When Your Teen Says ‘No’ (part 2)

October 25, 2012 by Paul Chappell

In part one of this post we looked at six spiritual responses for parents when their teen or young adult is rejecting.

To recap:

  1. Love Christ unconditionally.
  2. Love your child unconditionally.
  3. Pray for wisdom.
  4. Be sure your own walk is real.
  5. Realize it is the nature of young people to question authority.
  6. Remember to be thankful for the good benefits of your pastor and church.

(If you missed the last post, I’d encourage you to read it before reading this one.) And now we pick up with nine more responses:

7. Guard your spirit.

Young people are excellent at pushing your buttons. It’s a pastime for them! And when a parent or teacher responds demonstratively, that provides fuel for their fun.

Seriously, a young person who is going through a season of rebellion will watch to see if they are affecting you. If they see you respond in anger, they will rebel further. This is when it is vital to remember Proverbs 15:1, “A soft answer turneth away wrath: but grievous words stir up anger.” Hold the line firm, but do it with gentleness, love, and while investing lots of time.

8. Seek counsel before discouragement affects your whole family.

Don’t allow your spirit to unravel so far that you believe the situation is hopeless. Ask for help from wise, godly people who have consistently walked with God for years. Read books that provide biblical answers on parenting, and seek help. Proverbs 11:14 says, “Where no counsel is, the people fall: but in the multitude of counsellors there is safety.”

9. Don’t assume people are judging you when your kids struggle.

When a teenager is struggling and a parent already feels poorly about it, the devil wants to further demoralize you by making you think everyone is watching and judging you. There may be a few judgmental people around you (and nothing you do will change them), but remember that most people either don’t notice and/or are praying for you and wanting to encourage you.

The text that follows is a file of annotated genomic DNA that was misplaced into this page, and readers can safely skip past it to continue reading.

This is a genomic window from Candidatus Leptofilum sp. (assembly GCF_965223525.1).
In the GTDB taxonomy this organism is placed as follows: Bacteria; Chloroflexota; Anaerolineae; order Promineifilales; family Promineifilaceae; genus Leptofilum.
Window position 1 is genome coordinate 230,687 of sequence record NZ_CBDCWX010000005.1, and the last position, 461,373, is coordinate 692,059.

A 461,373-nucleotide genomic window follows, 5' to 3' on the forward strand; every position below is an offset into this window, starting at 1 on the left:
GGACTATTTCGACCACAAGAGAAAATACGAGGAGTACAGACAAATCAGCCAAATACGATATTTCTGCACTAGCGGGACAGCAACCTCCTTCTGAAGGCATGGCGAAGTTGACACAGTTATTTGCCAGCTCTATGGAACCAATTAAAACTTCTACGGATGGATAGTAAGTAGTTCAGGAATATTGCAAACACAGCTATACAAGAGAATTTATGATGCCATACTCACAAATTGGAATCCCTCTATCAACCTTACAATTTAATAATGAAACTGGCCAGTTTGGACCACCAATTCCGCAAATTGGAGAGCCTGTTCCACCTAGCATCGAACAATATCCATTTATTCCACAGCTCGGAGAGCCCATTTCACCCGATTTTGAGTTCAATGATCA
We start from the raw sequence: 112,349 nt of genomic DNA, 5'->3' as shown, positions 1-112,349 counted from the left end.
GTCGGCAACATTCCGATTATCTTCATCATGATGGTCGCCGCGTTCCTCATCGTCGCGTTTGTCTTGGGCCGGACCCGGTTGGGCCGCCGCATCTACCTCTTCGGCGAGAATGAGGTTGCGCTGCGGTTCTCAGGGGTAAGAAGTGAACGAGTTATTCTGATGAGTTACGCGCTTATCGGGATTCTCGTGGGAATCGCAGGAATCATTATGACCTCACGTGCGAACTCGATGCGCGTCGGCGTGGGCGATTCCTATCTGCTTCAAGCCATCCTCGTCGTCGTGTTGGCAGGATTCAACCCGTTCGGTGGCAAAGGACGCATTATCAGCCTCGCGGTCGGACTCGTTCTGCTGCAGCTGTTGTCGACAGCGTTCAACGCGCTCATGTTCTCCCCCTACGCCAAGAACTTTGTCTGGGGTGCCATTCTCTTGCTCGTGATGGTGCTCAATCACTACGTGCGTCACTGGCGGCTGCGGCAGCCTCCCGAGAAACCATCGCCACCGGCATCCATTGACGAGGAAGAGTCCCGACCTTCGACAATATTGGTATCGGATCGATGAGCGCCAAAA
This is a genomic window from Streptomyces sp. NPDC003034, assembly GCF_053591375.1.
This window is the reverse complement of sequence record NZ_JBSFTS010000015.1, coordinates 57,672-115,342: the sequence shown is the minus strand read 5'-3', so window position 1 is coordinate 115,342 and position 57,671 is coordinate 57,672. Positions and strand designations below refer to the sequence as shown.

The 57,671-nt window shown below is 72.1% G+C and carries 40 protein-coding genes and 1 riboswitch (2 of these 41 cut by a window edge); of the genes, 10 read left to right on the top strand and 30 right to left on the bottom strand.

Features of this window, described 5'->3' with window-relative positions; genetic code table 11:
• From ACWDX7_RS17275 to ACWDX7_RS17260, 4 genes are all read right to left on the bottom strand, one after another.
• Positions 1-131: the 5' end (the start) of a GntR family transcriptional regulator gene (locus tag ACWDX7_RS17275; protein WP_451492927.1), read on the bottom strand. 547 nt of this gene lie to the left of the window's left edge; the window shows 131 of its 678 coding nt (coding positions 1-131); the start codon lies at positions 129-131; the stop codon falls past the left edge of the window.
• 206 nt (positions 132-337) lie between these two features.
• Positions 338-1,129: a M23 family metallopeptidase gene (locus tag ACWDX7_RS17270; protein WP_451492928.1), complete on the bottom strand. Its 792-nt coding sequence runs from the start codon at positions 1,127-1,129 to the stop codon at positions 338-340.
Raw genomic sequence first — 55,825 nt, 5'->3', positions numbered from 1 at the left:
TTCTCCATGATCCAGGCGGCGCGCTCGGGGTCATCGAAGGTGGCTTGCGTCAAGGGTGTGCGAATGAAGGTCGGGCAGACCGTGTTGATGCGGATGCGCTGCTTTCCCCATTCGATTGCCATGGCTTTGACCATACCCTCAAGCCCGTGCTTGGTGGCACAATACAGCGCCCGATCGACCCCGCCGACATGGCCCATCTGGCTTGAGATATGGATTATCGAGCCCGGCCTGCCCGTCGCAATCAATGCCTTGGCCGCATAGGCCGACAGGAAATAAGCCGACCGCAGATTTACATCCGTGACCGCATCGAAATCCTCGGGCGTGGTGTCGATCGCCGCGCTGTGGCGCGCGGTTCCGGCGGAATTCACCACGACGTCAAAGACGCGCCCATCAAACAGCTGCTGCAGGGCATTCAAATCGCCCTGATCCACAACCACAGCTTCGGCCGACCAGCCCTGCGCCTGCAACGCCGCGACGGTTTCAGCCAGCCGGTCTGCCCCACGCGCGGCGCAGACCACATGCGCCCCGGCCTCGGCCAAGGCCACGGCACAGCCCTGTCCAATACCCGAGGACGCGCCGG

10. Be careful of accommodating your theology to the mood or emotion of your current situation.

Years ago, a lady in our church who was concerned for her unsaved husband decided to move her membership to a more liberal church because she hoped her husband would like it better and would get saved there. What ended up happening is that her husband was never saved and neither of them are in church now.

As a family, you may have differences in preferences, but be careful that you retain a firm grasp on the doctrinal truths of the Bible and that you don’t let the emotional charge of your current situation pull you away from truth.

11. Learn to disagree without picking sides.

Recognize that you may have a different opinion or preference than your young person, but you can still have unity in your spirit. Especially as your children mature into adulthood, be careful not to insist that absolute agreement on every issue is a condition of your fellowship with them.

12. Remember your teen is still developing doctrinal and practical positions, but yours should be set.

The teenage and young adult years are a season of growth. Hopefully, you have already helped them lay a firm foundation of basic doctrines, but their philosophy of life is still developing. As parents, we need to give them room to grow.

That being said, remember that your philosophies of life should already be mature. As the parent, it’s not for you to follow your child’s journey of discovery! They need you to be the “ancient landmark” providing an anchor point as they are growing.

13. Beware of faulty thinking concerning the church.

The Bible does not teach us to find a church where the whole family feels comfortable, but rather a church that teaches the whole counsel of God. Like Joshua of old, parents must set the spiritual direction for the family (Joshua 24:15). Instead of catering to the changing preferences of your young person regarding what makes him feel most comfortable at church, remind him to elevate truth above preference.

14. Be careful what you give in negotiation.

A child who is struggling can make you feel like you have to make a choice: “It’s either me or the church” or “It’s either me or the school.” In reality, it is rarely as drastic as the gigantic, systemic problem they perceive. Many parents who have negotiated concessions away from the truth or even from a sound church, have later learned that they really didn’t solve the problem in the end.

You may (and you should!) give your child time, love, and gifts; but do not relinquish your position as a parent. Anyone can be your child’s buddy, but he needs you to be his parent.

15. Claim the promises of Scripture.

Even when the situation looks the bleakest, remember that God is able to do the impossible. Look to Him for strength, and never give up hope for your child. I’ve seen many young adults go through troubled waters and later return to the Lord and to their faithful parents who continued to love them unconditionally. I’ve also seen parents who jumped ship in the middle of their child’s crisis. Rather than returning to the Lord, those kids said, “See I knew it was never real from the beginning.” Claim God’s promises, and remain faithful to Him.


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